a guide to pie crust: makings of a good pie

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Okay let’s talk pie! To have a good pie we must have the makings of a good pie.  So what is that?  Well, it’s the right flour, fat and liquid (and probably baking soda but we’ll talk details another time.)

Below are the most commonly used ingredients used for pie…

Flour: all-purpose bleached or all-purpose unbleached

Fat: shortening, lard or butter

Liquid: water or buttermilk

In order to decide which ingredients I liked best I decided to bake several test crusts with different combinations of flours and fats.  I used water for all of my test crusts because I wanted something neutral.  I also just wanted to focus on the flavor of the fat.  Also, I cut the dough into ‘cookies’ since it’s would be easier to bake and taste test. I used the simplest pie dough recipe I could find (one with out baking soda, vinegar, etc.) again as an effort to just focus on the flour and fats. I used this recipe but switched up the type of flour and pie fat.

I used the following combinations of flour and fat. (I used water for all):

  • shortening & all-purpose bleached flour
  • lard & all-purpose bleached flour
  • butter (european style) & all-purpose bleached flour
  • butter (european style) & all-purpose unbleached flour

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Questions you may have:

What is the difference between ‘bleached flour’ and ‘unbleached flour’?

From what I understand, all flour is bleached regardless of the label.  The labels ‘bleached’ and ‘unbleached’ are referring to whether the bleaching occurs with additives or naturally.  When the flour label says ‘bleached’ it means that a bleaching agent is added to the flour to make it whiter.  When the flour label says ‘unbleached’ it means there are no additives but some form of natural bleaching occurs.

There are several types of flour which is best for pie crust?

You want to use a flour with a low protein level such as all purpose or pastry flour.  The lower the protein level the more tender the pie crust will be. I chose to test only all purpose flours since that’s what most people have in their pantry.

What is european style butter?

It is a butter that is churned slower then regular ol’ butter.  This causes the butter to have a higher fat content and creates a flakier  pie crust.  Some brands of european style butter are: Kerrygold or Organic Valley. You should be able to find this type of butter at a natural food store or possibly in the natural foods section or your local grocery.  I found Kerrygold Trader Joes for a good price :).

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Are you ready for the results? Do you want to guess which combination I thought was best? Here we go…

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Shortening

Pros: I’ve read that using shortening helps the design on the pie crust stay it’s original shape.  If you want a fancy pie design or the crimped edge to stay in place, shortening can help those details stand out.

Cons: It’s not as flaky or flavorful as other crusts. It also did not brown as well.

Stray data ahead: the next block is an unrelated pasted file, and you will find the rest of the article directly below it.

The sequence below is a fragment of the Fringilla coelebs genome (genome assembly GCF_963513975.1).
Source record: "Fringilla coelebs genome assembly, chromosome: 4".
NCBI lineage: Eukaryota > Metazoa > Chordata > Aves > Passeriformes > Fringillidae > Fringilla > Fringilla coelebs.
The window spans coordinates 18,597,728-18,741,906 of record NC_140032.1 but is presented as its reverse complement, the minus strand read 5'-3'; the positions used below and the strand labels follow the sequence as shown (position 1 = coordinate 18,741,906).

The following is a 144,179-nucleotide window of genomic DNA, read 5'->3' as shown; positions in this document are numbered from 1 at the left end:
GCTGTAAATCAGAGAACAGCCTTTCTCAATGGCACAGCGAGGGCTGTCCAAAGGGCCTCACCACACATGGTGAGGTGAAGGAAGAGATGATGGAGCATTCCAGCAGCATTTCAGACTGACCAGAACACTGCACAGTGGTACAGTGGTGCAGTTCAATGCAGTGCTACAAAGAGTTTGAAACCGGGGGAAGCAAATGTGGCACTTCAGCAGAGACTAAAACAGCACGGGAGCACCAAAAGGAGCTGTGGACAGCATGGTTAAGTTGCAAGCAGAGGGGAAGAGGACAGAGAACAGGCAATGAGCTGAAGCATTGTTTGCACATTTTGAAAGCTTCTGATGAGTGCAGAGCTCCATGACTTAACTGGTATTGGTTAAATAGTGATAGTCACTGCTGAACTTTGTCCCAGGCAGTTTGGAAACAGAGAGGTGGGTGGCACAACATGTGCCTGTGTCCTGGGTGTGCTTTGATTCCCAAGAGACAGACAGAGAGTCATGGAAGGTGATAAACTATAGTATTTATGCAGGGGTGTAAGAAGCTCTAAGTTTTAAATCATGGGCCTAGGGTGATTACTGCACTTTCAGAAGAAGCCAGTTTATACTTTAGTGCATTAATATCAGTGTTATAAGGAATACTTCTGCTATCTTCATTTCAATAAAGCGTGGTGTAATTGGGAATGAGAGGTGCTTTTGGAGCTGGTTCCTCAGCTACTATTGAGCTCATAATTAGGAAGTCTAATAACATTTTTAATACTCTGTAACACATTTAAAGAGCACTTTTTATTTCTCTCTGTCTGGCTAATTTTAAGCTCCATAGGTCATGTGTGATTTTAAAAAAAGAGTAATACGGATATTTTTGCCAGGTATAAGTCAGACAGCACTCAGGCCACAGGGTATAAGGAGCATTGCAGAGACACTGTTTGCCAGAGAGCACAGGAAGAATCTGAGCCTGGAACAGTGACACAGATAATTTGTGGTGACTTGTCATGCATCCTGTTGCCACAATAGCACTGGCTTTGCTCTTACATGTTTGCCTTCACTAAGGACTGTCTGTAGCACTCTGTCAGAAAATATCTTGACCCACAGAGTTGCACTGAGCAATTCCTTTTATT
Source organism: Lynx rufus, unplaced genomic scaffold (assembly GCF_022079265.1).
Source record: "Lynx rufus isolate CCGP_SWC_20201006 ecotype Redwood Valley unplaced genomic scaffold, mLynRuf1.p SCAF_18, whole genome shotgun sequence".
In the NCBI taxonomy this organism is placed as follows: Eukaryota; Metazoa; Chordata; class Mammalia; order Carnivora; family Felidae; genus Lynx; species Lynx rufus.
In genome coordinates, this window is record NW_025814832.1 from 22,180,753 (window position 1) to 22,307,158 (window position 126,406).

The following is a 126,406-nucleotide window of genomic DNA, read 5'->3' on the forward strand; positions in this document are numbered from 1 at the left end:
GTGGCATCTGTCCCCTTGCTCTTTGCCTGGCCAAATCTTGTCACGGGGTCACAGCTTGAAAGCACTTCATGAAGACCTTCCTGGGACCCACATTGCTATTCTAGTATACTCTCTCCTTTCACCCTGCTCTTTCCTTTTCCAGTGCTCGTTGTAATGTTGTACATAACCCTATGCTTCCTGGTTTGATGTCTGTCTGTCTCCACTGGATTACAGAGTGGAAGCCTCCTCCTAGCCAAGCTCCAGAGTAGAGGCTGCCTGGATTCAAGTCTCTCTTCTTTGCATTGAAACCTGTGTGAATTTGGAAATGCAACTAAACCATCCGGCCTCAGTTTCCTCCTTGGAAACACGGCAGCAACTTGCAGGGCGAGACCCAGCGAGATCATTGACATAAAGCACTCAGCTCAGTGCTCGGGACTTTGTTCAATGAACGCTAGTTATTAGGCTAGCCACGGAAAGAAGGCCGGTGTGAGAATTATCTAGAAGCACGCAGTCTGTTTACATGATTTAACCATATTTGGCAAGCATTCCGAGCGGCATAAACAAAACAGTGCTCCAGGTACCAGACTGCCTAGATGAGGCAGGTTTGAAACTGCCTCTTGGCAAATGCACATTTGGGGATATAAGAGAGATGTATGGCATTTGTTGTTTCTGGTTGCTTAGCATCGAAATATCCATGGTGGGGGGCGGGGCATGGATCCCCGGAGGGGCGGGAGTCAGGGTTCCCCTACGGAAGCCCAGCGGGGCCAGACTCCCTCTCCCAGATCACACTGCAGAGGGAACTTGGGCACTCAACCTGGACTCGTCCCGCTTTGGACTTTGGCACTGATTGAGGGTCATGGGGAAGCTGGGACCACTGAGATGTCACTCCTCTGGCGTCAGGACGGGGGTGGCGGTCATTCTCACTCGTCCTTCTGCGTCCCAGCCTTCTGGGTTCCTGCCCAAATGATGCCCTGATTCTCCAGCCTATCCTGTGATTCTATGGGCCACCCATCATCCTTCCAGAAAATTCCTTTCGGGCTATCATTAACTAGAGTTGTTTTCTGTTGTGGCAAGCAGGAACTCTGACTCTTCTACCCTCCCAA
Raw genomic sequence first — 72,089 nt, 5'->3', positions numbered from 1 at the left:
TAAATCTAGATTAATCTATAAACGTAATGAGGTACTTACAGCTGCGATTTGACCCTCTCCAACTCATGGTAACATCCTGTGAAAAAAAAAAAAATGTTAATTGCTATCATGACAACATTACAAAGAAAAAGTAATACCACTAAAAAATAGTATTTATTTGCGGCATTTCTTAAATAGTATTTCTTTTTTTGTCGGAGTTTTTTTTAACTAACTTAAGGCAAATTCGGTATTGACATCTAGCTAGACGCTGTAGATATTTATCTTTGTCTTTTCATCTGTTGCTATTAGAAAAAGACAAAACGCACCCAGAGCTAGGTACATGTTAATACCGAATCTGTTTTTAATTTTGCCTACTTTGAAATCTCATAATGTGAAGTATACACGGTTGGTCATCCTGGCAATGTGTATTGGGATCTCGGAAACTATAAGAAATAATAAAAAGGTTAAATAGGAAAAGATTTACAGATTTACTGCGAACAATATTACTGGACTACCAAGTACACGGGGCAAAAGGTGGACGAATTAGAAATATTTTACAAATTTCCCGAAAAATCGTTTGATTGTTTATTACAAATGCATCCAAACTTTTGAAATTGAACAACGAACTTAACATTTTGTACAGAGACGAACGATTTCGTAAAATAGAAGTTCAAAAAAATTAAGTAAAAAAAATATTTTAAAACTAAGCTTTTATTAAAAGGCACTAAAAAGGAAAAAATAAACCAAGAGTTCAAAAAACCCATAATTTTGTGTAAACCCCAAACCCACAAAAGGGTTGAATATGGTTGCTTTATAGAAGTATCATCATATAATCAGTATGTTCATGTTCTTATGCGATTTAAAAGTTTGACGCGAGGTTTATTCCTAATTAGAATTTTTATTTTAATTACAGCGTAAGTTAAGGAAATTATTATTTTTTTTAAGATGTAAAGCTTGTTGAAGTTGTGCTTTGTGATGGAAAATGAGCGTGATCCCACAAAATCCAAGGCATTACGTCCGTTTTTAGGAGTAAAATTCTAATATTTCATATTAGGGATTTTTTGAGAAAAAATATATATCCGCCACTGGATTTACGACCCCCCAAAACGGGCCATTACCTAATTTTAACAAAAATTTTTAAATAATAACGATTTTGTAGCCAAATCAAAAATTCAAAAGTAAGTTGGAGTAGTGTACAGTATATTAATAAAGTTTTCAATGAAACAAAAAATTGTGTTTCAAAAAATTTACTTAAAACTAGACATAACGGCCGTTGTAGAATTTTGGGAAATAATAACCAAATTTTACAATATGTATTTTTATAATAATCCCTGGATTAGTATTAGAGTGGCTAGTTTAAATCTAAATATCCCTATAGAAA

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Lard 

Pros: It was very flavorful and really tender and delicate

Cons: Although tender it was almost too tender. I’m not sure it could hold up to an apple pie filling.

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Butter & All-purpose bleached flour

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Butter and All-Purpose unbleached flour

Butter Pros: Super flaky (look at those layers!!!), best flavor, and browned really nicely

Butter Cons: It was flaky on the top and bottom but the middle layer was a little tough.  I wish it was flaky throughout the entire crust.

Bleached vs. Unbleached flour:  I honestly couldn’t tell a different.  I’ve read that bleached flour should produce a more tender crust but I kept tasting them and there wasn’t anything distinctly different.  I can keep testing but for right now I’m not going to worry about whether I use bleached or unbleached.

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In this order: shortening, lard, butter/bleached, butter/unbleached.  Can you tell the browning was best with the butter?

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The same order as above but a closer look.

My overall thoughts:

Flour: For now, I’ll use whatever all purpose flour I have in my pantry.  I will eventually try pastry flour.

Fat: Butter all the way or I will at least use a combination of butter and another fat.

Liquid:  This depends on what flavor crust I want.  Whatever liquid I use I’ll be sure to make sure it’s really cold.

That’s all!!! Until my next pie adventure…

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4 thoughts on “a guide to pie crust: makings of a good pie

    • I’m not sure which is better nutrition wise but if you are conscious about the added chemicals in bleached flour I would think unbleached is better. Also, the added chemicals in bleached flour acts as a preservative so it lasts longer than unbleached. I just learned that and wanted to share.

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